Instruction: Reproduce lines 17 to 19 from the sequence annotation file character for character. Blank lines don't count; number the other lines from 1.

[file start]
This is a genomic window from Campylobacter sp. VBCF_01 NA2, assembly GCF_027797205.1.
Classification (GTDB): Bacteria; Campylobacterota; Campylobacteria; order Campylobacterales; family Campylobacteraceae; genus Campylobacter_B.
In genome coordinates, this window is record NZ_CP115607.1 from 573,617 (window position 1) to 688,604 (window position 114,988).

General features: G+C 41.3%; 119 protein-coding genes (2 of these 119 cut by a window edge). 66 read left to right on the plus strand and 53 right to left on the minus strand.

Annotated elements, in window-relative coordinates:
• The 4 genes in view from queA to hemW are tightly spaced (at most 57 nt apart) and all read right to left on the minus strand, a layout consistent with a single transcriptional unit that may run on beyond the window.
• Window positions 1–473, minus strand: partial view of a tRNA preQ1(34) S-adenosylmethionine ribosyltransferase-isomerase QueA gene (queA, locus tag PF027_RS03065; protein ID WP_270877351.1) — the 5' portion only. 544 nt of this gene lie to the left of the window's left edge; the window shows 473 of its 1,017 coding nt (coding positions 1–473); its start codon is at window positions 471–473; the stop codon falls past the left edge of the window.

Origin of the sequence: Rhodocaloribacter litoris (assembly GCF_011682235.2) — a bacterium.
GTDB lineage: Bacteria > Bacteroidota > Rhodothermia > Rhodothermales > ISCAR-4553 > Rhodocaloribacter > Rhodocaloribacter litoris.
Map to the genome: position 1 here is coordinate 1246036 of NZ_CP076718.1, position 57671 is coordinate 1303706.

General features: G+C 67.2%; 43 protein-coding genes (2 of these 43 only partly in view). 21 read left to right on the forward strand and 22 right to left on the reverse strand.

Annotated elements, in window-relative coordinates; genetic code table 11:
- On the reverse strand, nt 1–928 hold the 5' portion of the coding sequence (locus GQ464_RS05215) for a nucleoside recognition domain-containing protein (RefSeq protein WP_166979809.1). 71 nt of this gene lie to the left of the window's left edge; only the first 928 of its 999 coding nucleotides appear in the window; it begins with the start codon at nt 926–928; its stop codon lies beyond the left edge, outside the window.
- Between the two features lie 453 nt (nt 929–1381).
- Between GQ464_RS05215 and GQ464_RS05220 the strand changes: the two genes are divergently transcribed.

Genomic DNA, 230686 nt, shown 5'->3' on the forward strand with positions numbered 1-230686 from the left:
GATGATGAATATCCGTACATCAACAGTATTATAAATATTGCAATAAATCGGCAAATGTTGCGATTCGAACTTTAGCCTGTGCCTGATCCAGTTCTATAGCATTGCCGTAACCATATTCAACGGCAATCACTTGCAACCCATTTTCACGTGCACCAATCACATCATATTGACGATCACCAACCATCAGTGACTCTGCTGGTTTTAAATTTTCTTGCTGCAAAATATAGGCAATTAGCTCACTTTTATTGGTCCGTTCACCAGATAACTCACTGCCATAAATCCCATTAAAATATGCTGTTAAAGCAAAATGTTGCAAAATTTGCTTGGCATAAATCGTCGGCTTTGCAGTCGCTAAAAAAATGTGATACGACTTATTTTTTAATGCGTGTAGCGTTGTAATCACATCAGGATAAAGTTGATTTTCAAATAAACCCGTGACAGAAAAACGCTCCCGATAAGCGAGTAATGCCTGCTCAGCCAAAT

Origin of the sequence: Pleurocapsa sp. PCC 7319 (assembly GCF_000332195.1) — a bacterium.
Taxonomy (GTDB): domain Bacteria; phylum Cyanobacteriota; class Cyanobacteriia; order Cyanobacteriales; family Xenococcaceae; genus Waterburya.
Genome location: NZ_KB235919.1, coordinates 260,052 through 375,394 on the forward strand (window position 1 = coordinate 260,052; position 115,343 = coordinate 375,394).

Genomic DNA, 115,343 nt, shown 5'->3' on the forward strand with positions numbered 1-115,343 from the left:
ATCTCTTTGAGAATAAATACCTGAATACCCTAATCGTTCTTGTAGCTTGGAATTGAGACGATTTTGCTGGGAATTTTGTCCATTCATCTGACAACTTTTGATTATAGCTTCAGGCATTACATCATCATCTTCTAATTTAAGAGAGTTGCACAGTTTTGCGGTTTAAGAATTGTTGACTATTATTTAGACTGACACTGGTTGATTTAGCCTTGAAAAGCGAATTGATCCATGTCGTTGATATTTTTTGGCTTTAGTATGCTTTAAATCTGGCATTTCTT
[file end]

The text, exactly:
GATGATGAATATCCGTACATCAACAGTATTATAAATATTGCAATAAATCGGCAAATGTTGCGATTCGAACTTTAGCCTGTGCCTGATCCAGTTCTATAGCATTGCCGTAACCATATTCAACGGCAATCACTTGCAACCCATTTTCACGTGCACCAATCACATCATATTGACGATCACCAACCATCAGTGACTCTGCTGGTTTTAAATTTTCTTGCTGCAAAATATAGGCAATTAGCTCACTTTTATTGGTCCGTTCACCAGATAACTCACTGCCATAAATCCCATTAAAATATGCTGTTAAAGCAAAATGTTGCAAAATTTGCTTGGCATAAATCGTCGGCTTTGCAGTCGCTAAAAAAATGTGATACGACTTATTTTTTAATGCGTGTAGCGTTGTAATCACATCAGGATAAAGTTGATTTTCAAATAAACCCGTGACAGAAAAACGCTCCCGATAAGCGAGTAATGCCTGCTCAGCCAAAT

Origin of the sequence: Pleurocapsa sp. PCC 7319 (assembly GCF_000332195.1) — a bacterium.
Taxonomy (GTDB): domain Bacteria; phylum Cyanobacteriota; class Cyanobacteriia; order Cyanobacteriales; family Xenococcaceae; genus Waterburya.